Cornwall Council will spend over £2 million on damage repairs after a series of storms devastated the Cornish coastline throughout Christmas and into the new year.
The council has already begun to repair damage created by the storms that blasted the Cornish coastline.
The repair works across Cornwall is estimated at being just over £2 million - initially £1.56 million in the short term with an additional £575k in the long term.
And the council has warned that the worse may not be over yet, with more unsettled weather forecast for Cornwall.
Residents and visitors are advised not to visit locations badly affected by the storms and to keep away from potentially dangerous areas like harbour walls and coastal paths.
Dave Owens, Cornwall Council assistant head of service for environment and waste, has been heading up the work to repair the damage. He said: “Our flood team officers are currently carrying out inspections across Cornwall but with the ground completely saturated and further more rain forecast the public is strongly advised that further landslips are possible around the coast.
“Our teams are working hard to repair the damage and protect the public, whose safety is our most important concern; I would urge people to please stay away from damaged areas and out of danger.”
Farmers and landowners are also counting the costs of storm damage across the South West, with wind-damaged buildings and fields still under inches of floodwater.
Insurance claims in the region are an estimated £6.5 million, according to the rural insurer NFU Mutual.
NFU Mutual Rural Affairs spokesman Tim Price said: “We’re currently dealing with over 1,000 claims from farmers, homeowners and businesses in the South West who have suffered from storm or flood damage.”
Some work has become more urgent since Monday – and is already under way - with further storm damage to:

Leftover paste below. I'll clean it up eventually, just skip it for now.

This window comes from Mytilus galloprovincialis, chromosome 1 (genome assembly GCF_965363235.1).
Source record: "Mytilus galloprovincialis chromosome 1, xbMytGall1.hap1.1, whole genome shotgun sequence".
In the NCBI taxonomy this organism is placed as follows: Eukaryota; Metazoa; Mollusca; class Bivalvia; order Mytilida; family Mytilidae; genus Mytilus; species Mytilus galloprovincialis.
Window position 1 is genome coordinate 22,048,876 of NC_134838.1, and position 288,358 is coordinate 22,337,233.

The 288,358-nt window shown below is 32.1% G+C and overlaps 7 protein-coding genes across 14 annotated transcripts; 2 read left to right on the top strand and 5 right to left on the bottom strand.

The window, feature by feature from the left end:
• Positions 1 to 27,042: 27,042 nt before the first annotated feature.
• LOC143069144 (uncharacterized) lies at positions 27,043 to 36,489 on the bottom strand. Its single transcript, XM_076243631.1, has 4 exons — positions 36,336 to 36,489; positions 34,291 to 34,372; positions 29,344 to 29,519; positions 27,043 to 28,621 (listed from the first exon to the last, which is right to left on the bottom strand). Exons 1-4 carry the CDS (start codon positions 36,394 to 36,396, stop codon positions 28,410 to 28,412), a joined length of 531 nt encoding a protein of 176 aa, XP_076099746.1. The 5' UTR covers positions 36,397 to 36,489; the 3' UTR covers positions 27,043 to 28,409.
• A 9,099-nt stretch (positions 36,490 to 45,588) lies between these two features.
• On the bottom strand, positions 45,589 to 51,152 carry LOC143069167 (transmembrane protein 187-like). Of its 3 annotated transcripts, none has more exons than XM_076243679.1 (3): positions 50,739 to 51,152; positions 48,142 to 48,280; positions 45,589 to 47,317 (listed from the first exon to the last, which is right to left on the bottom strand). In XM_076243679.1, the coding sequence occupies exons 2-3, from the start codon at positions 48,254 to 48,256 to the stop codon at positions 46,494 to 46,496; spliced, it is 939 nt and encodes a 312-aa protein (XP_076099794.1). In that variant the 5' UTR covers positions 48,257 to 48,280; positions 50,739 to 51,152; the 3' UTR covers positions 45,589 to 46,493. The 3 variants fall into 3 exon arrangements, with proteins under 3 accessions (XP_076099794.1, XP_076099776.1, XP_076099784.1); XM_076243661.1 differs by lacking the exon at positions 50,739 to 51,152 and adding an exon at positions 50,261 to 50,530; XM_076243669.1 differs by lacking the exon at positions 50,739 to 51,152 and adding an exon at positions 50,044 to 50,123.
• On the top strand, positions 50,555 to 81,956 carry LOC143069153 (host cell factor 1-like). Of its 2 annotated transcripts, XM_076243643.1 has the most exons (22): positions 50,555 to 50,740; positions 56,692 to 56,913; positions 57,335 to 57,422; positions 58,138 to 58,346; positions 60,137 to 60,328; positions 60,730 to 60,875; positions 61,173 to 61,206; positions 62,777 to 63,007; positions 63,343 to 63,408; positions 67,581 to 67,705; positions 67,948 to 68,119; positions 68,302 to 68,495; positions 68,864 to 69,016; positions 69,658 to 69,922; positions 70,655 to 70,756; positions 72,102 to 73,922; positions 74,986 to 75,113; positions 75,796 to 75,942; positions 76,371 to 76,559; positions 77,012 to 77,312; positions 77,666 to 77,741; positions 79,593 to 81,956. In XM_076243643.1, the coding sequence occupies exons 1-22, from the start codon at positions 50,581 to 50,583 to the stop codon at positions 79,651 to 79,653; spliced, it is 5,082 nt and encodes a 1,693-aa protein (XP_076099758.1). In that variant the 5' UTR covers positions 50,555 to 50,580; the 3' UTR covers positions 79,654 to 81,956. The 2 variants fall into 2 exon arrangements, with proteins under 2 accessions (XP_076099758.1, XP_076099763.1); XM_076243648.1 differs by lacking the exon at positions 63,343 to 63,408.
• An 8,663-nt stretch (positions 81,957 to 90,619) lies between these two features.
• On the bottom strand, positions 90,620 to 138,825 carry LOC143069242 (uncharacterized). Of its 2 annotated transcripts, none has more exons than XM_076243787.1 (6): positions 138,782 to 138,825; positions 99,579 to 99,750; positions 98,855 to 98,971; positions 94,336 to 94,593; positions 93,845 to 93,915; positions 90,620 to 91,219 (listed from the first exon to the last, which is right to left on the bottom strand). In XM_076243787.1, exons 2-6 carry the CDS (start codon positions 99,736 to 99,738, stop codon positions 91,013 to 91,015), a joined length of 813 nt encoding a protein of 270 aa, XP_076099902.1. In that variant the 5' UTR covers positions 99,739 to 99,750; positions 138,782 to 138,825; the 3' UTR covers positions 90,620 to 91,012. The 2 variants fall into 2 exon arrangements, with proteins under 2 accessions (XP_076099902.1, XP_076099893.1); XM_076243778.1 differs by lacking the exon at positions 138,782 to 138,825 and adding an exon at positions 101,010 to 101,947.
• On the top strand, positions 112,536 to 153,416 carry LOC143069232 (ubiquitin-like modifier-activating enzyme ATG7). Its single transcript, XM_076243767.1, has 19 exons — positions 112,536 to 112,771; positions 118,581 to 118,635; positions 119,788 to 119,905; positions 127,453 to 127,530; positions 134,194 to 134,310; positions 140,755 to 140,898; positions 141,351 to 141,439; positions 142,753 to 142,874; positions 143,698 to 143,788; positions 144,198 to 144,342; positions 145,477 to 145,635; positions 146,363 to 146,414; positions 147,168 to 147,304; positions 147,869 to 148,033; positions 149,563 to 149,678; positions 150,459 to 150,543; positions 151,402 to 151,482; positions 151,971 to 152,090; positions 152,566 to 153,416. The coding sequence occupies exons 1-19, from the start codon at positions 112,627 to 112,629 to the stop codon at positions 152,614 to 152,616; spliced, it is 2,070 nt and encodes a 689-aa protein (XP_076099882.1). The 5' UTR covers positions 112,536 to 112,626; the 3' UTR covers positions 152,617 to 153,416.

•the lower wall at the canal entrance in Bude.
•Portreath harbour wall and pier.
•Newquay Fistral beach where the Surfing Centre has been badly undermined.
•Newquay Towan beach where the hole in the sea wall has become approximately twice as bad.
Work is also underway at Seaton Beach, near Looe, where the sea wall has been badly damaged - with urgent repairs to a sewage leak and boulders being placed on the seaward side of the wall. 100m of the 130m wall has fallen or been undermined when the wall went from being protection against sand to sea defence over the course of three days.
The car park at Portreath had to be evacuated on Monday due to the danger presented to the people storm watching and visiting to see the damage created to the pier by the sea.
Sand that has built up against properties on Porthmeor beach in St Ives is being monitored for items that may need to be removed such as large drift wood to prevent further damage to the properties.
The sand is being left in place at the moment as it is providing resistance to waves, reducing the power and impact of them travelling towards the properties. The sand will be moved when appropriate and we are meeting with residents later this week to keep them informed and hear their concerns.
Work has been completed at Newquay Harbour on the slipway and South Pier.
Cornwall Council services, along with partners including the Environment Agency, are meeting with town and parish councils and resident groups in affected areas to provide support and advice, and gather local information.
Storm and flood damage has occurred generally along the Coastal Path, with landslips Cornwall-wide, and specifically at: